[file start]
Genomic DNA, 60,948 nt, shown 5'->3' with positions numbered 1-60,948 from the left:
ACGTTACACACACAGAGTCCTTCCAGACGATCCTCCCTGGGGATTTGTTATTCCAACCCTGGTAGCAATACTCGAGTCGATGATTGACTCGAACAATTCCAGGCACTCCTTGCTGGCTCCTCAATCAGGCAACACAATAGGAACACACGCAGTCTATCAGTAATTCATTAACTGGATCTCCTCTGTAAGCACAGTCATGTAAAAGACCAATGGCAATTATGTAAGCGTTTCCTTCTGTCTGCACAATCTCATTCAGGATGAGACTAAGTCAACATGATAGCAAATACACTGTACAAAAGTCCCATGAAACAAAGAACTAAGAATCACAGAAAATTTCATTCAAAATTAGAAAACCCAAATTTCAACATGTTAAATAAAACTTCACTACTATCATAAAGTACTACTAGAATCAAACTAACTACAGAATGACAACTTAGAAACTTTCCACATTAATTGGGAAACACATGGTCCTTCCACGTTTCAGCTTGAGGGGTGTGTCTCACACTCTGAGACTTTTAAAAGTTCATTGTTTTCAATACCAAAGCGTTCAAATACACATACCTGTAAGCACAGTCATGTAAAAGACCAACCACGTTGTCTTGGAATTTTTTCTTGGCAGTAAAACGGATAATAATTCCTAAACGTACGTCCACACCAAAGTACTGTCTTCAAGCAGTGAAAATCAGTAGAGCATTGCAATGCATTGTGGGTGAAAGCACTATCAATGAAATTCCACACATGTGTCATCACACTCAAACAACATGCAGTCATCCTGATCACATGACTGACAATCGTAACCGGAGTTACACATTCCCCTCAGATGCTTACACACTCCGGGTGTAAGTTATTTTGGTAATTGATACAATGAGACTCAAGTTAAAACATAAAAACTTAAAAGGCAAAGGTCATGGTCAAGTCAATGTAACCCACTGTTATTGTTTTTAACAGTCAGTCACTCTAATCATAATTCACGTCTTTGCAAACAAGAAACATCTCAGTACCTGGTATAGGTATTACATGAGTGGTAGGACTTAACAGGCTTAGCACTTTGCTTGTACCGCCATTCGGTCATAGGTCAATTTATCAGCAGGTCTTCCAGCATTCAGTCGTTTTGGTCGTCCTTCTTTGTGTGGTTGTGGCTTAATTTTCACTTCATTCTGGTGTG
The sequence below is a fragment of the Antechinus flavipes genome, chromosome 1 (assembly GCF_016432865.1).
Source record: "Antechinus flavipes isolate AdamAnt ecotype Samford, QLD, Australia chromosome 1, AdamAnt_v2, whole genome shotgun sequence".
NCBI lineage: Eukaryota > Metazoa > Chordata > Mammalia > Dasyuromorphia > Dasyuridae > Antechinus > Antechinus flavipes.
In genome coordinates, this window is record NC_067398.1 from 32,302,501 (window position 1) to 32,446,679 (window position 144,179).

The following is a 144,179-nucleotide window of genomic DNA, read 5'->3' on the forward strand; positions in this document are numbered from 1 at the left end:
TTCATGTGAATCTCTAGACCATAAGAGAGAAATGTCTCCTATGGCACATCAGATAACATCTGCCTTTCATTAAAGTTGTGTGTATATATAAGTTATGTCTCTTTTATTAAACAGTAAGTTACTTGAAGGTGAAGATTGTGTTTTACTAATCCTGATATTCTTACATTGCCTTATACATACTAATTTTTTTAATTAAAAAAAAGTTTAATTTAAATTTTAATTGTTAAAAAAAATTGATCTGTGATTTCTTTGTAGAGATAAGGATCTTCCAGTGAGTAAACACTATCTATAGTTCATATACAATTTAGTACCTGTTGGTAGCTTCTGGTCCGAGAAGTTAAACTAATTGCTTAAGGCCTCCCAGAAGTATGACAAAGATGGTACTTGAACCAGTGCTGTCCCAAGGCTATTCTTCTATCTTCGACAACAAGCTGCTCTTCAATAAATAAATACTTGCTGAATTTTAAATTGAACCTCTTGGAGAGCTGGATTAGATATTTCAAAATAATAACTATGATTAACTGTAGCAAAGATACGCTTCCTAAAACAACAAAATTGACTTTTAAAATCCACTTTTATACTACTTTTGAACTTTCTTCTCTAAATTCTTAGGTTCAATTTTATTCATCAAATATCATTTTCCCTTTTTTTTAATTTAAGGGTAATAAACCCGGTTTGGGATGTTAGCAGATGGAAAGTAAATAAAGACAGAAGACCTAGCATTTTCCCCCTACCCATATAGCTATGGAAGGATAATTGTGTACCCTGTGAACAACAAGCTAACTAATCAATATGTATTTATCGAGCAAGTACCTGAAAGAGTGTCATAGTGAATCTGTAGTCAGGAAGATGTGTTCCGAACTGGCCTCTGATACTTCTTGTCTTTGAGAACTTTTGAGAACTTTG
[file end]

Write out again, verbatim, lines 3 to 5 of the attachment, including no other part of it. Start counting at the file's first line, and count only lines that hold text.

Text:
The sequence below is a fragment of the Antechinus flavipes genome, chromosome 1 (assembly GCF_016432865.1).
Source record: "Antechinus flavipes isolate AdamAnt ecotype Samford, QLD, Australia chromosome 1, AdamAnt_v2, whole genome shotgun sequence".
NCBI lineage: Eukaryota > Metazoa > Chordata > Mammalia > Dasyuromorphia > Dasyuridae > Antechinus > Antechinus flavipes.